Architectural form exploration:
By the exploration and re-evaluation of the architectural corner, techniques of grafting a series of additive process from 2d to 3d through extrusions onto a surface with the aid of scaffolds enables the study of the anamorphic contrast between different resolutions in the format of model processes and drawings. The organisation of new opportunities to create, rebuild and extract a new mixed resolution complexity through the discord between euclidean and physical domains by using robot technology in combination with material processes as an output and scanning as in input was developed through a workflow. When moving between multiple platforms and software it was necessary for us to find limitations and develop guidelines to organise and systematise our processes. The workflow has been broken down into stages and cycles which can be similarly adapted to another series of platforms, software and tools in another context to generate projects and research in both process or form.

Multiple platforms:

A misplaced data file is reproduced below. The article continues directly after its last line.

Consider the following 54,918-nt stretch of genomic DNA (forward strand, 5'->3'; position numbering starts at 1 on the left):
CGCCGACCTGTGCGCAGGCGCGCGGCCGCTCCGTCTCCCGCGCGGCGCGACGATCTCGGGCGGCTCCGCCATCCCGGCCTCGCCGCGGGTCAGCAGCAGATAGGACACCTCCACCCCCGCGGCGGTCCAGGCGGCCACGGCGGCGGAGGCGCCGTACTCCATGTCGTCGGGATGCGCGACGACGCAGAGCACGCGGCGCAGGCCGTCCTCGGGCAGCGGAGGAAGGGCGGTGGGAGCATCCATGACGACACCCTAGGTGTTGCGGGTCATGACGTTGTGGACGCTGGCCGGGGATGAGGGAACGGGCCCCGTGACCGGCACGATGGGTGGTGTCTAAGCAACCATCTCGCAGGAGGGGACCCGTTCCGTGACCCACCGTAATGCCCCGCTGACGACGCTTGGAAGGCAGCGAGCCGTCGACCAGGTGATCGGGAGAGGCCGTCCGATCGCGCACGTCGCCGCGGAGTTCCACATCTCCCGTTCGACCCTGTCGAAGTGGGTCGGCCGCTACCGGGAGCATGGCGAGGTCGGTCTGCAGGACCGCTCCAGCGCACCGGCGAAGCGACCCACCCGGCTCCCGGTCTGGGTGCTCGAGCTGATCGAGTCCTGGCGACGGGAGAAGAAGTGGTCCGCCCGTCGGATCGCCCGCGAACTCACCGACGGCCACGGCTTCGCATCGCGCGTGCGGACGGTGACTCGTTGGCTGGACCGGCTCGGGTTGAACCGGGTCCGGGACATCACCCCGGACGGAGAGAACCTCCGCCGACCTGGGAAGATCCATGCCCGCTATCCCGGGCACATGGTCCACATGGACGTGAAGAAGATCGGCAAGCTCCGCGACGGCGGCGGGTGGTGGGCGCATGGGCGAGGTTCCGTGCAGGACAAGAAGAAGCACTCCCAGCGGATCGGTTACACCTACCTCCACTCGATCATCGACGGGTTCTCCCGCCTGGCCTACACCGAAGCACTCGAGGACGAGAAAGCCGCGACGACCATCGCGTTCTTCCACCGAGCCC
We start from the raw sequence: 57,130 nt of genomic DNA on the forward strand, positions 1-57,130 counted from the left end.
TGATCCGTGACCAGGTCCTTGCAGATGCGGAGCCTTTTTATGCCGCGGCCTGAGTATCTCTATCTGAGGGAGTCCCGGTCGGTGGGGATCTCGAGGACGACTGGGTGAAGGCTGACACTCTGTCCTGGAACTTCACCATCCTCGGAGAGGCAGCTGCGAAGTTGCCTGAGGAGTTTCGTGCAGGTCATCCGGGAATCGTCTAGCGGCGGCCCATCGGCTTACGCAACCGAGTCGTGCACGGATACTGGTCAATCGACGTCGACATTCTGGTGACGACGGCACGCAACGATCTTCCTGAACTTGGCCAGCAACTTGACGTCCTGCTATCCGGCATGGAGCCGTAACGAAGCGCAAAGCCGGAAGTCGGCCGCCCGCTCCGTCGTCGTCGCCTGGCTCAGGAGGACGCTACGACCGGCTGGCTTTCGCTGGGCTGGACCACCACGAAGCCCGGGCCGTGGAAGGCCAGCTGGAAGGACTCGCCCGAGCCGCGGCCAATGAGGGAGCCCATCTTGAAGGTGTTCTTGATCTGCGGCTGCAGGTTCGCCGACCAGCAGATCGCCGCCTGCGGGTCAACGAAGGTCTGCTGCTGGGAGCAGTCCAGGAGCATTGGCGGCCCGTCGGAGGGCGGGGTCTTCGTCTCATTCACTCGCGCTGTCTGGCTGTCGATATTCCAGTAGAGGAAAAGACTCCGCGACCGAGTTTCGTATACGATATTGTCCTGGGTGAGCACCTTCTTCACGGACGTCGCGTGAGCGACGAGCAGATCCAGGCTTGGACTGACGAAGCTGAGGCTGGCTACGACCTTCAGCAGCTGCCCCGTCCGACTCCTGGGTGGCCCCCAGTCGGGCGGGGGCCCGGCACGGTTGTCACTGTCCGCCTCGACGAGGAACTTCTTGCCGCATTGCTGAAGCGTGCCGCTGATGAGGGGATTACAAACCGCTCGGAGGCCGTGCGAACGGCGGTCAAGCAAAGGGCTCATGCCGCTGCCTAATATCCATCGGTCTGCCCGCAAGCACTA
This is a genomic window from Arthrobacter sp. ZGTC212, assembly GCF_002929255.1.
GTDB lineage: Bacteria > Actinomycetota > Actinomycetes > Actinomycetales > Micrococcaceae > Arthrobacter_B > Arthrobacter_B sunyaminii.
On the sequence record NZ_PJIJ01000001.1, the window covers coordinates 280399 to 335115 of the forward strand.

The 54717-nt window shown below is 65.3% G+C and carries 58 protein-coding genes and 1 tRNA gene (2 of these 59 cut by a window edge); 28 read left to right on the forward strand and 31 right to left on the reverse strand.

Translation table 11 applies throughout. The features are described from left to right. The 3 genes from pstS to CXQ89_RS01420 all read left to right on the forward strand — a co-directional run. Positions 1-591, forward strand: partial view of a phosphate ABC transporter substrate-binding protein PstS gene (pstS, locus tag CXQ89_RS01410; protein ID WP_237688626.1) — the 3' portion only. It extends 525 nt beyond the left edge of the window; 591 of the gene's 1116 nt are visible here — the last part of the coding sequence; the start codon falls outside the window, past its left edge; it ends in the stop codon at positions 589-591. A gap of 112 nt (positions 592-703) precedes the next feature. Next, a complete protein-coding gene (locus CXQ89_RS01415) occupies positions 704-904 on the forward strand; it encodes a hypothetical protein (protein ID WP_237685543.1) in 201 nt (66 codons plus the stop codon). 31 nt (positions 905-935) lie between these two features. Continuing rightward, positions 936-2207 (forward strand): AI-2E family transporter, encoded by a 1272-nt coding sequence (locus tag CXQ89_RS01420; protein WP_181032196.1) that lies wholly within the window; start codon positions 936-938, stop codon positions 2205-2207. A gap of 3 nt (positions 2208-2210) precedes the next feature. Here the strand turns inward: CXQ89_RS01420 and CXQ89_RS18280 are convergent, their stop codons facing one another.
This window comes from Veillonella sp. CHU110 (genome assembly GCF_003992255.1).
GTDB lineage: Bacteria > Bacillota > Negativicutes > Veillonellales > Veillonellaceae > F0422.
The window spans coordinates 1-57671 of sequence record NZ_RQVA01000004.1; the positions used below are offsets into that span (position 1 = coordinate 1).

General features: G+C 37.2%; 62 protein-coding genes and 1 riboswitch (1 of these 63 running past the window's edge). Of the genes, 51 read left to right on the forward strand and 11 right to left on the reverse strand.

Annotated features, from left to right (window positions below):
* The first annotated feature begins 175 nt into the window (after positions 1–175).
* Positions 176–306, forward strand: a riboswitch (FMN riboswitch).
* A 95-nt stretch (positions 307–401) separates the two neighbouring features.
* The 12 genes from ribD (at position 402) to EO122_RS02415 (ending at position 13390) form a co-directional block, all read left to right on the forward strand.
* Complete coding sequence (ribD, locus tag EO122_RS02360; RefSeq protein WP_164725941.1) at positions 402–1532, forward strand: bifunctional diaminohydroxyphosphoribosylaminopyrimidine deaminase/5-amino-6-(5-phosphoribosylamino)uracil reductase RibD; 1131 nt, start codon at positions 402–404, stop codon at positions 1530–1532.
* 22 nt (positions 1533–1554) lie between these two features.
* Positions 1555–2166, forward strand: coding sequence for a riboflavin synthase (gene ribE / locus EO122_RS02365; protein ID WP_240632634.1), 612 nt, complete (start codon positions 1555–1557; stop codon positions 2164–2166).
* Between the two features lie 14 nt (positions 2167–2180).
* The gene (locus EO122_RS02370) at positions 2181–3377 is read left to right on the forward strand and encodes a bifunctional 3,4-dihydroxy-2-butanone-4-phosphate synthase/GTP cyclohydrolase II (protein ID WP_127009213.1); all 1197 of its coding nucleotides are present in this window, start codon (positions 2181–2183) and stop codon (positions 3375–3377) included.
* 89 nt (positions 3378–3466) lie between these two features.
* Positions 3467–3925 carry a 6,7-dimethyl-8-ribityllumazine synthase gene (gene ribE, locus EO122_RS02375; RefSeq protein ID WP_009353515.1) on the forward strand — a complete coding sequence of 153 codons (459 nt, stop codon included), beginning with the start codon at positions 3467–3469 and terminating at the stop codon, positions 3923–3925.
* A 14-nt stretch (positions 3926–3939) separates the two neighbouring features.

Glitching also occurs during the translation of geometry or instructions from one interface or platform to another. The discrepancy in the translation between software environments and the physical environment can be harnessed to offer new forms of explorations in the design process. This involves both a change in information due to the change of state from physical to digital realms and vice-verca but also glitchy machine behaviour that is the result of peculiar instructions (similar to what was described as tool glitches). This project takes this one step further by developing a process that involves gradual build ups of information layers through multiple state changes between digital and analogue domains. The process began with generating a tool path that would use the additive process of an extruder attached to a robot arm to distribute material onto a scaffold or mandrill to create geometry. Anomalies in the robotic motion and extrusion were identified and isolated from early tests and then later orchestrated into the output of artefacts. These artefacts were then fed back into the digital realm through the process of 3D scanning. Rather than using the scanning technology as a method of precisely replicating the physical geometry digitally, the glitches and shortcomings of the scanning process were studied and then extrapolated as an integral part of the transfer of information. Each layer of information brought new levels of complexity to the artefacts and yet each of the characteristics of the previous information layer remained embedded or fossilised with each addition. The genome of each artefact could be traced back to its original state, meaning that although all states share common characteristics or “DNA”, they are totally different in resolution. Each state involved processes that were exact and reproducible, but a combination of erratic material behaviour and software and information glitches eventuated in varying results.